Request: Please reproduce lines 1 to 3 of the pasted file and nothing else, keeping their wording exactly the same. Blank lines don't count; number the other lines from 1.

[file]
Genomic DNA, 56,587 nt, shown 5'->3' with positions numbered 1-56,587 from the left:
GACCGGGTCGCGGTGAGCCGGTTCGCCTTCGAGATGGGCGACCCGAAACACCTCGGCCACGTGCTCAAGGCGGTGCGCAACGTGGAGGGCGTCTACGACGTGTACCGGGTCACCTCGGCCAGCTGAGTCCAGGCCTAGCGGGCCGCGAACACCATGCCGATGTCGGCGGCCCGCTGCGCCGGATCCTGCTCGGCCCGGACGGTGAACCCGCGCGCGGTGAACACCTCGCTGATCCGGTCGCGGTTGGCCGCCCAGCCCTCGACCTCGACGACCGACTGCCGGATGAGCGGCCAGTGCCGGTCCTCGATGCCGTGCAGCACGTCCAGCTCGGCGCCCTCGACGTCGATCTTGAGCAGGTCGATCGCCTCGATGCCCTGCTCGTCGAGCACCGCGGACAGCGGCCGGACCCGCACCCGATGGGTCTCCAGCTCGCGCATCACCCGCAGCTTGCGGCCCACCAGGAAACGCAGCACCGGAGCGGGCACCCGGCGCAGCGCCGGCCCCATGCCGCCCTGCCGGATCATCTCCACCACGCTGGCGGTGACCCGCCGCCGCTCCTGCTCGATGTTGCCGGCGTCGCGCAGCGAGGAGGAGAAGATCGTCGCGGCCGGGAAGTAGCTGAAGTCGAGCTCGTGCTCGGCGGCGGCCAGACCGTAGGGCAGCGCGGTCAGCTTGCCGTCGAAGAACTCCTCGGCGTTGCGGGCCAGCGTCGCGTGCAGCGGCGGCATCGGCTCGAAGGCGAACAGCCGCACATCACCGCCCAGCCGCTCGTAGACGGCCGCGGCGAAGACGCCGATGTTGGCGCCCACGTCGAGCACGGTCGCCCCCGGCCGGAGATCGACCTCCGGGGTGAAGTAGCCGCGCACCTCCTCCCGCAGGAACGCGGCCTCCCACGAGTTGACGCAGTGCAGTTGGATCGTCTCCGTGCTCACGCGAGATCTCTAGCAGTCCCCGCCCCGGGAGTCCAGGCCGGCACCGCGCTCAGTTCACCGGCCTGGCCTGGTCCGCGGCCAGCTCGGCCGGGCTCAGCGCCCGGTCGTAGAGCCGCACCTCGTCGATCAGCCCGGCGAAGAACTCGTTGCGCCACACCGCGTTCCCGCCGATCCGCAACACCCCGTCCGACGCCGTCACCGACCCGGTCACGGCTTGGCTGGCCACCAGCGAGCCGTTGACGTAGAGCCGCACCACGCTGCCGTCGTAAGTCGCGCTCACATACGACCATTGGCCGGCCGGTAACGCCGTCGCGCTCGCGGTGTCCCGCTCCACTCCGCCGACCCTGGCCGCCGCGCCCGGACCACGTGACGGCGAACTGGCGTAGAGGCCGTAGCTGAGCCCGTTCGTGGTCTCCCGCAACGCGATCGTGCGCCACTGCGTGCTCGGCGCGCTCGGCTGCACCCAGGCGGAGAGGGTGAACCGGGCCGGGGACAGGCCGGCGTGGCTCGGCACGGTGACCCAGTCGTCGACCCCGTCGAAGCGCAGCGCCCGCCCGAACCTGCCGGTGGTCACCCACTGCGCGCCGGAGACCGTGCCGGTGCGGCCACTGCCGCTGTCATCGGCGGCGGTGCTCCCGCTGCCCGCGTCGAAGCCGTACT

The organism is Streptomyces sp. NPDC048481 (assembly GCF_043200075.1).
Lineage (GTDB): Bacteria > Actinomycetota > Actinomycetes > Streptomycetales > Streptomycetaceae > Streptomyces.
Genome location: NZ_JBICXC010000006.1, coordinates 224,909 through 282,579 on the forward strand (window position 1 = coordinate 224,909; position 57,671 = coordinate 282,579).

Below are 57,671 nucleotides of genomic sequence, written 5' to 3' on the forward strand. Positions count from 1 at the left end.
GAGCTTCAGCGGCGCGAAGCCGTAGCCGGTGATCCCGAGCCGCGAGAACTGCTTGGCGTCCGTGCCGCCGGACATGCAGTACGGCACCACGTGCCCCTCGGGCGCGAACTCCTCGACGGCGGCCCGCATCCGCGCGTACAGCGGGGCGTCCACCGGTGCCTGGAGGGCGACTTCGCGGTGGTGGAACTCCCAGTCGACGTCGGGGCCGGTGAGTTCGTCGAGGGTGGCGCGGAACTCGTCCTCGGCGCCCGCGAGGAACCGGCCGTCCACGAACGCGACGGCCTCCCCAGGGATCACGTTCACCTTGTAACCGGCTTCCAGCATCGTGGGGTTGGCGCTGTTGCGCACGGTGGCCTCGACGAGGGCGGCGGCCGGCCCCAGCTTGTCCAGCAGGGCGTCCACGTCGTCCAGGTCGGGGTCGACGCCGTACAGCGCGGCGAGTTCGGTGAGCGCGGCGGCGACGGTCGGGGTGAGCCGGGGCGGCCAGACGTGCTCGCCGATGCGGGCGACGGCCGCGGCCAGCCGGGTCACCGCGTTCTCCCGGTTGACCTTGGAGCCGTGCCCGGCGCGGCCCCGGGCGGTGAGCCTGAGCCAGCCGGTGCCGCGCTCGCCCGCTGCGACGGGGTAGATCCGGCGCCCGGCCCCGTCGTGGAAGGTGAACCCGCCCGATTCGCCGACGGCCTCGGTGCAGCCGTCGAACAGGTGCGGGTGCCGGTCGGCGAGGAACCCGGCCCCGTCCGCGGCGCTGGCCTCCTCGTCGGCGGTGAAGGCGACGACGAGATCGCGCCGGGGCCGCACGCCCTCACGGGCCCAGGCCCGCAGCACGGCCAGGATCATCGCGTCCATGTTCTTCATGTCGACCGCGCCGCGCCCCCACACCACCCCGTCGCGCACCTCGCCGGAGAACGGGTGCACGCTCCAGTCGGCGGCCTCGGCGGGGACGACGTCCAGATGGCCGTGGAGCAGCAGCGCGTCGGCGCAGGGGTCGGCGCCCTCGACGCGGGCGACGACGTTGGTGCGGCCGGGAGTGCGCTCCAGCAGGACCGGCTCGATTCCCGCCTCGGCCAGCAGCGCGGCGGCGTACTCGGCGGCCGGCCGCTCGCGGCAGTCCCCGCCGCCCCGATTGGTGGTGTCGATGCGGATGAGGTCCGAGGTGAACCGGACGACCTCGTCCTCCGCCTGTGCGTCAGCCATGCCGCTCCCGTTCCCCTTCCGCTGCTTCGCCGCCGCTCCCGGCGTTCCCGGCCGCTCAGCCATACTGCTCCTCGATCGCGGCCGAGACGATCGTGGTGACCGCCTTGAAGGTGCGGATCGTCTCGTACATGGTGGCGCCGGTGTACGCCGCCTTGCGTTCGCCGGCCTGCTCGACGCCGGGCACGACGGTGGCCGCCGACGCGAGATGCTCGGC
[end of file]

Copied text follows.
Genomic DNA, 56,587 nt, shown 5'->3' with positions numbered 1-56,587 from the left:
GACCGGGTCGCGGTGAGCCGGTTCGCCTTCGAGATGGGCGACCCGAAACACCTCGGCCACGTGCTCAAGGCGGTGCGCAACGTGGAGGGCGTCTACGACGTGTACCGGGTCACCTCGGCCAGCTGAGTCCAGGCCTAGCGGGCCGCGAACACCATGCCGATGTCGGCGGCCCGCTGCGCCGGATCCTGCTCGGCCCGGACGGTGAACCCGCGCGCGGTGAACACCTCGCTGATCCGGTCGCGGTTGGCCGCCCAGCCCTCGACCTCGACGACCGACTGCCGGATGAGCGGCCAGTGCCGGTCCTCGATGCCGTGCAGCACGTCCAGCTCGGCGCCCTCGACGTCGATCTTGAGCAGGTCGATCGCCTCGATGCCCTGCTCGTCGAGCACCGCGGACAGCGGCCGGACCCGCACCCGATGGGTCTCCAGCTCGCGCATCACCCGCAGCTTGCGGCCCACCAGGAAACGCAGCACCGGAGCGGGCACCCGGCGCAGCGCCGGCCCCATGCCGCCCTGCCGGATCATCTCCACCACGCTGGCGGTGACCCGCCGCCGCTCCTGCTCGATGTTGCCGGCGTCGCGCAGCGAGGAGGAGAAGATCGTCGCGGCCGGGAAGTAGCTGAAGTCGAGCTCGTGCTCGGCGGCGGCCAGACCGTAGGGCAGCGCGGTCAGCTTGCCGTCGAAGAACTCCTCGGCGTTGCGGGCCAGCGTCGCGTGCAGCGGCGGCATCGGCTCGAAGGCGAACAGCCGCACATCACCGCCCAGCCGCTCGTAGACGGCCGCGGCGAAGACGCCGATGTTGGCGCCCACGTCGAGCACGGTCGCCCCCGGCCGGAGATCGACCTCCGGGGTGAAGTAGCCGCGCACCTCCTCCCGCAGGAACGCGGCCTCCCACGAGTTGACGCAGTGCAGTTGGATCGTCTCCGTGCTCACGCGAGATCTCTAGCAGTCCCCGCCCCGGGAGTCCAGGCCGGCACCGCGCTCAGTTCACCGGCCTGGCCTGGTCCGCGGCCAGCTCGGCCGGGCTCAGCGCCCGGTCGTAGAGCCGCACCTCGTCGATCAGCCCGGCGAAGAACTCGTTGCGCCACACCGCGTTCCCGCCGATCCGCAACACCCCGTCCGACGCCGTCACCGACCCGGTCACGGCTTGGCTGGCCACCAGCGAGCCGTTGACGTAGAGCCGCACCACGCTGCCGTCGTAAGTCGCGCTCACATACGACCATTGGCCGGCCGGTAACGCCGTCGCGCTCGCGGTGTCCCGCTCCACTCCGCCGACCCTGGCCGCCGCGCCCGGACCACGTGACGGCGAACTGGCGTAGAGGCCGTAGCTGAGCCCGTTCGTGGTCTCCCGCAACGCGATCGTGCGCCACTGCGTGCTCGGCGCGCTCGGCTGCACCCAGGCGGAGAGGGTGAACCGGGCCGGGGACAGGCCGGCGTGGCTCGGCACGGTGACCCAGTCGTCGACCCCGTCGAAGCGCAGCGCCCGCCCGAACCTGCCGGTGGTCACCCACTGCGCGCCGGAGACCGTGCCGGTGCGGCCACTGCCGCTGTCATCGGCGGCGGTGCTCCCGCTGCCCGCGTCGAAGCCGTACT

The organism is Streptomyces sp. NPDC048481 (assembly GCF_043200075.1).